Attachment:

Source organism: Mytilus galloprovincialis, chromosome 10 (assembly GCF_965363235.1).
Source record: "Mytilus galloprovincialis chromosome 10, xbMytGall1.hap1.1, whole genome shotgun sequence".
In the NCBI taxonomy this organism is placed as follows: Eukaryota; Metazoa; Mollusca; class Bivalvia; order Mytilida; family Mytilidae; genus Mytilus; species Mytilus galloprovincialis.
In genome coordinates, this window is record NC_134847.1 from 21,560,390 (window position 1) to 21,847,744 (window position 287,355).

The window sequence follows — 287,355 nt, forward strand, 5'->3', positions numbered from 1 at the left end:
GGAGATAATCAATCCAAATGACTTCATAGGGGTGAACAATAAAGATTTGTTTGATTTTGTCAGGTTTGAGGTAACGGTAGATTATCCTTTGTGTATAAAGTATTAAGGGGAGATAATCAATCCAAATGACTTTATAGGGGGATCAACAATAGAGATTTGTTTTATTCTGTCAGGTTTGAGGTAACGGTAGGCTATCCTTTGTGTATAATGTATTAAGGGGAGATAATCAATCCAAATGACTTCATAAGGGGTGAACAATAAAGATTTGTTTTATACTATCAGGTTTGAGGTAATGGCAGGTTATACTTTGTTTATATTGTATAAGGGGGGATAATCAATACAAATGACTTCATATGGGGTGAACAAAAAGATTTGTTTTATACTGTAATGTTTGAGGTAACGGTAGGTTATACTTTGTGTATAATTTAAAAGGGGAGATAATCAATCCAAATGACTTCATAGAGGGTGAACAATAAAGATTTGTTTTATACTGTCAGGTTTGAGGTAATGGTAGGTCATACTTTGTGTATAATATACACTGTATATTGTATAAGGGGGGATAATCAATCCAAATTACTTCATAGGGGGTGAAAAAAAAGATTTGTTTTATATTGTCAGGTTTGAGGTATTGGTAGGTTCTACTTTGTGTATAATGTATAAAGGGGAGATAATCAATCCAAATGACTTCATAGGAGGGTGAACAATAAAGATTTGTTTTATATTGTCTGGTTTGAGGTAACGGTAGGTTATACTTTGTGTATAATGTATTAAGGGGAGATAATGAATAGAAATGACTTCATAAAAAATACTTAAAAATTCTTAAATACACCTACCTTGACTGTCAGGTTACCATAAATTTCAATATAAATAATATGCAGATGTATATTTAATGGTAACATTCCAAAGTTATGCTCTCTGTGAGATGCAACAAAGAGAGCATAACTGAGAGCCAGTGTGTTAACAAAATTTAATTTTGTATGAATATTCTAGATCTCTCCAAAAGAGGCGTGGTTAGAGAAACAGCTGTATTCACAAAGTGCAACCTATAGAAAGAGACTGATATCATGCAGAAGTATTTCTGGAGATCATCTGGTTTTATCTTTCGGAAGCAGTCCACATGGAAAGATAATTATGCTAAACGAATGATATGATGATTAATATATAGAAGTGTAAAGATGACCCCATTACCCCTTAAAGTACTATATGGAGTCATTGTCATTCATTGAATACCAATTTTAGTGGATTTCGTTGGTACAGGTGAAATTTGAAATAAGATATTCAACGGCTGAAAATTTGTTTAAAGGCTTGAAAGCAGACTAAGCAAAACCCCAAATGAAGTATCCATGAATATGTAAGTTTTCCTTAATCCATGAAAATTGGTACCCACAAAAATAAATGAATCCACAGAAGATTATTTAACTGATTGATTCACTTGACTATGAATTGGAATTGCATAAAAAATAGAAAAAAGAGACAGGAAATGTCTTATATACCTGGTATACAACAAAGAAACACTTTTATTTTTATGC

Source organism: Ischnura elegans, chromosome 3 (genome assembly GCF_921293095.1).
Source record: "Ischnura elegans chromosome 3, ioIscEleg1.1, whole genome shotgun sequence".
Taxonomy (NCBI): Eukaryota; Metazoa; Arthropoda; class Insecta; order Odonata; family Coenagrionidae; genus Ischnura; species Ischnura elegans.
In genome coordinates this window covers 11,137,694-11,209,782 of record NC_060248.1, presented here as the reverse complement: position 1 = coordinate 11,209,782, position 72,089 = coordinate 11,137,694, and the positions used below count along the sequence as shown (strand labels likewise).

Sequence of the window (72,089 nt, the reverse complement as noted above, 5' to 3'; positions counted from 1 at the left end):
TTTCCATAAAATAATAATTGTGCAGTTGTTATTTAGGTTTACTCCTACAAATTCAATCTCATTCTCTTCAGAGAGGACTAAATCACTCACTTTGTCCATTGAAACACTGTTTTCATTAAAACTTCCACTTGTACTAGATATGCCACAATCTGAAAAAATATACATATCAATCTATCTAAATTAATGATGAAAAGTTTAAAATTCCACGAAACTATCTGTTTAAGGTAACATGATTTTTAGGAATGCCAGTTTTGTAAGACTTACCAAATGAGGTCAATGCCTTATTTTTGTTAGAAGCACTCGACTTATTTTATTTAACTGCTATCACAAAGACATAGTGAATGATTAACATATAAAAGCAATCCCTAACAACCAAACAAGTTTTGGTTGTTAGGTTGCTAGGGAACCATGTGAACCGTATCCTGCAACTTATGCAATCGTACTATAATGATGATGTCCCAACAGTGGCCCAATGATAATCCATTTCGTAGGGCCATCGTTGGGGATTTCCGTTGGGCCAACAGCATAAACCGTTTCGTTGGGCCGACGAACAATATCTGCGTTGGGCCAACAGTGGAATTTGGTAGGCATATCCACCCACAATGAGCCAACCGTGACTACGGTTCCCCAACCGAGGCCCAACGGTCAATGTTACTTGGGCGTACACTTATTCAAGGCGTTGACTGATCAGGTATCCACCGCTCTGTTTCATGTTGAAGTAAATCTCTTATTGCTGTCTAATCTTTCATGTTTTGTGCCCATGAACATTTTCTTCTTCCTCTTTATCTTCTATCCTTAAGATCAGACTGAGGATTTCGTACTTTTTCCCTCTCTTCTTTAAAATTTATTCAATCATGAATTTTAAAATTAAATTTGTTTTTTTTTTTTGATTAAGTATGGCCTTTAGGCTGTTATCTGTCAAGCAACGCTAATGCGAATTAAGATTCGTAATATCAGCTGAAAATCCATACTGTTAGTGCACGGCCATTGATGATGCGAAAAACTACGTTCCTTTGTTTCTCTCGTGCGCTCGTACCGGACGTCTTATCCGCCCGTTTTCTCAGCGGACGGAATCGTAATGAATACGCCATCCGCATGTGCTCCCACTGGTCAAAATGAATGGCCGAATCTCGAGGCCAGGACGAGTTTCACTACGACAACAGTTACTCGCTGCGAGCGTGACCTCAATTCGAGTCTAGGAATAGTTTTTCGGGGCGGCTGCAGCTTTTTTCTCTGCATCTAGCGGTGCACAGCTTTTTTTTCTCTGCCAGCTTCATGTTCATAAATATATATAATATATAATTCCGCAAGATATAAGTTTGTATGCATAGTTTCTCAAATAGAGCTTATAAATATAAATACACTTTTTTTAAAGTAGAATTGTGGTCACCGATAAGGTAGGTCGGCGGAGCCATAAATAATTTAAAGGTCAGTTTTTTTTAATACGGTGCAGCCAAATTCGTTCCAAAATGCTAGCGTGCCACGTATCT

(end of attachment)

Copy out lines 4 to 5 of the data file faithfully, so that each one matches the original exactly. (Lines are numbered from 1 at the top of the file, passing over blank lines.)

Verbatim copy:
In genome coordinates, this window is record NC_134847.1 from 21,560,390 (window position 1) to 21,847,744 (window position 287,355).

The window sequence follows — 287,355 nt, forward strand, 5'->3', positions numbered from 1 at the left end: